Professor Leigh Sparks, Professor of Retail Studies, Institute for Retail Studies, Stirling Management School
A couple of weeks ago we were delighted to have Helen Dickenson, Chief Executive of the British Retail Consortium deliver our Retail Futures lecture. Her title, Retail Armageddon or Reinvention? and her presentation were about the retail restructuring underway.
Three weeks later and the world we were discussing has been turned upside down. The last time I saw Helen, she was presenting about a different retail crisis, live on TV, as one of the three speakers at the Prime Minister’s daily National Coronavirus press briefing.
As everyone is all too aware, retailing is in the eye of the Covid19 storm. My last post, on this topic, has stood up reasonably well, but failed totally to predict the scale of panic-buying in grocery stores. Supermarkets have been struggling to cope with the surge in demand and have embarked on a massive temporary hiring spree to try to ensure supply. Supposedly mundane unimportant jobs, such as shelf fillers, have now been reclassified as national key workers.
There are some commentators laying the blame for the empty shelves on the supermarkets’ systems of supply, claiming they have failed to cope with a 10% increase in demand. This figure is wrong, calculated on a smoothed annual figure; demand has shot up by much more than this, with a consensus of c70%.
The fault is not with the supermarkets but with the consumer surge in demand, in a short time and without any warning or planning. Some of this buying is understandable – if you are going to be at home for weeks, then you need supplies – but some is clearly panic and/or attempts at personal profiteering. There seems to be supply of much (not all) product in the system as a whole, but the issue is keeping the shelves supplied and filled. With stores having limited storage space and regular (JIT) supply, the spikes in demand have overwhelmed the processes. If the stores can be resupplied and consumers act more responsibly then there is not anywhere near the problem people are imagining.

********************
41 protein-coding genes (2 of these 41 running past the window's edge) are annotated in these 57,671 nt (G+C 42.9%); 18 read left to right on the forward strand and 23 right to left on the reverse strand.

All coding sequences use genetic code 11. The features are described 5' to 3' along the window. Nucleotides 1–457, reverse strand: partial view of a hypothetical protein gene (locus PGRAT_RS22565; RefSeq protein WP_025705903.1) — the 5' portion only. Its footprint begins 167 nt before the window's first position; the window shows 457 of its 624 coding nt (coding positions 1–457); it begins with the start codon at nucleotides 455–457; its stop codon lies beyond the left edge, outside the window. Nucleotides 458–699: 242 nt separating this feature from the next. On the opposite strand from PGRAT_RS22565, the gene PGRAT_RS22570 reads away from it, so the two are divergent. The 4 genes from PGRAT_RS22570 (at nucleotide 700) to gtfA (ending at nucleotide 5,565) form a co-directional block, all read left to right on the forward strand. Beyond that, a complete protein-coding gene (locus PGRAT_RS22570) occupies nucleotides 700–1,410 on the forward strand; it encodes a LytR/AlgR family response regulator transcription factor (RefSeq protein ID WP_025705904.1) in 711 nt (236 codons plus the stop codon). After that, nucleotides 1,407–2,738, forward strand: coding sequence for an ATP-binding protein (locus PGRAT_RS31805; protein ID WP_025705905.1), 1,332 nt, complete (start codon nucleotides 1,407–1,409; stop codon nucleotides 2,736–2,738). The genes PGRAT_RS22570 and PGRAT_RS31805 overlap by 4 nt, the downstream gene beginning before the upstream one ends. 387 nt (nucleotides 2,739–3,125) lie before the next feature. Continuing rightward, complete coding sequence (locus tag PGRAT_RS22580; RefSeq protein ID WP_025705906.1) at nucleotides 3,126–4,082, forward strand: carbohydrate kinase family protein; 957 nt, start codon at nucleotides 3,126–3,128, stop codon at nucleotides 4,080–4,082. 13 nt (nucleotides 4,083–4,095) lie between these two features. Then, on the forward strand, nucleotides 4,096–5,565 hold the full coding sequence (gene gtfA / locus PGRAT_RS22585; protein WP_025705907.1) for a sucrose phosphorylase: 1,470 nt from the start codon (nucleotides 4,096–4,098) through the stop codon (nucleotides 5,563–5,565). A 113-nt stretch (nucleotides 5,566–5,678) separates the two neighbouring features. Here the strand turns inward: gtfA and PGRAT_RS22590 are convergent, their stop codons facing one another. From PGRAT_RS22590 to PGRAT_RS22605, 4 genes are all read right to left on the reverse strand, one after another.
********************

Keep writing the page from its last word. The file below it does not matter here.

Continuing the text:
Some sense of order is being developed. The reduced opening hours, the social distancing, special shopping for NHS and other priority groups, additional hiring and capacity building (including restaurant and other operators switching production) will all help. As restaurants, pubs and cafes close though so the out of home trade will decline and add to the pressure on supermarkets. There is much to be done to get supply right, but despite the scenes of empty shelves and long queues, the food retailers, their staff and suppliers are dong a great job in very difficult circumstances.
Another component of the sector – the convenience and independent local stores – also seem to have been playing their part. Supply may have been less of a problem it seems in bits of this sector, but it is the community and local nature of the stores and their owners that has come to the fore. Stories abound of local retailers serving the elderly, vulnerable and so on and supporting a wide range of
local initiatives. This localness will become ever more important.
Again though the issue may not be the overall supply of the product, but unpredictable demand. We made it out to our local butchers and fishmongers at the weekend and they told stories of quadrupling of sales and their inability to keep product in the stores. This is not a lack of overall supply, but demand outstripping imagination. How as a local butcher do you imagine and cope for a four fold increase in sales overnight? These are massive oscillations in supply which hopefully will level out in due course.
A final food related thought. Food banks have been going through a tough time and donations are much needed. The Co-operative’s national gesture (amongst lots of great initiatives by a range of retailers on a range of topics) will help, but supporting food banks at this time will be a lifeline for vulnerable people. If you can help, please do.
Food retailing has seen the worst and the best of behaviours over this past couple of weeks. It is going through quite a bizarre period and an Armageddon from an unexpected origin. What the shape of all this will look like at the end, who knows. We may well find that retailers and policy makers will need to take a hard look at the way we operate our food system in the future. Consumers are unlikely to forget those that help them at this time.
Non-food retailing is another matter though, and I’ll turn to that in a further post.
This post first appeared on the Stirling retail blog on 23 March 2020.Back to home